Regulatory affairs and biotechnology in Europe
The high cost and risks associated with the research and development of new drugs demand an alert as well as realistic legislative policy at both national and international levels. Registration of a new drug required before a marketing licence is granted, is important for all branches of the pharmaceutical industry but is crucial for success in the innovative biotechnological sector.
Innovation as such is no guarantee to be profitable. Increasing government demands have introduced uncertainty on whether new products will secure registration and have led to a disproportionate increase in the economical risks for innovative industry. Preparation and submission of an application for registration should be undertaken seriously and professionally since it has significantly more consequences than simply obtaining a marketing licence. It will influence marketing strategies and results. It is proposed — since dealing with regulatory affairs can be considered as an essential specialism — to apply a Quality Assurance approach. Activities in this context should comply with the same performance standards as developed for GMP, GLP and GCP leading to Good Regulatory Practice (GRP).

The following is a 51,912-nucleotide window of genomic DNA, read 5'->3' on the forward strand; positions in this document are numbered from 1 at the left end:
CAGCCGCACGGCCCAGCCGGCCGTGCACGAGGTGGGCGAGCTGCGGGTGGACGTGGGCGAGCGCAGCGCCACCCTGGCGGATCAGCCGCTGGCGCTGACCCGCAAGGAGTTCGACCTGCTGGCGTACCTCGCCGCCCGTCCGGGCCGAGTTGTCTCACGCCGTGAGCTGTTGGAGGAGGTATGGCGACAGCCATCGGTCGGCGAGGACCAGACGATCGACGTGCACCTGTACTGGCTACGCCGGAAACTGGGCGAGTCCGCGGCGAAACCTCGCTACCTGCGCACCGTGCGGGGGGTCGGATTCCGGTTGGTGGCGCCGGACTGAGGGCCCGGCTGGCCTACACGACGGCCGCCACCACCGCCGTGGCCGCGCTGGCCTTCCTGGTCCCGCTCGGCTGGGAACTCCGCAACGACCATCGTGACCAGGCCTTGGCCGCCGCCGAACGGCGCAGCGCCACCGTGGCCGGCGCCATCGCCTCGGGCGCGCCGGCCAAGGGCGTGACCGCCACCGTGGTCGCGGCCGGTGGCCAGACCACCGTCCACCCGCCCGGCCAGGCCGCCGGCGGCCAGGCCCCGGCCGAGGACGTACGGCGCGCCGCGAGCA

By acknowledging regulatory affairs as a quality assurance means one can define a set of standard procedures within an organization to ensure that decisions are made on current and future regulations. In such a setup regulatory affairs becomes a marketing tool.
This paper illustrates the complex problems found in registration activities. It underlines the necessity of introducing a GRP-approach of performance resulting in substantive evidence of regulatory efficacy.
KeywordsQuality Assurance Performance Standard International Level Substantive Evidence Marketing Strategy
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References and notes
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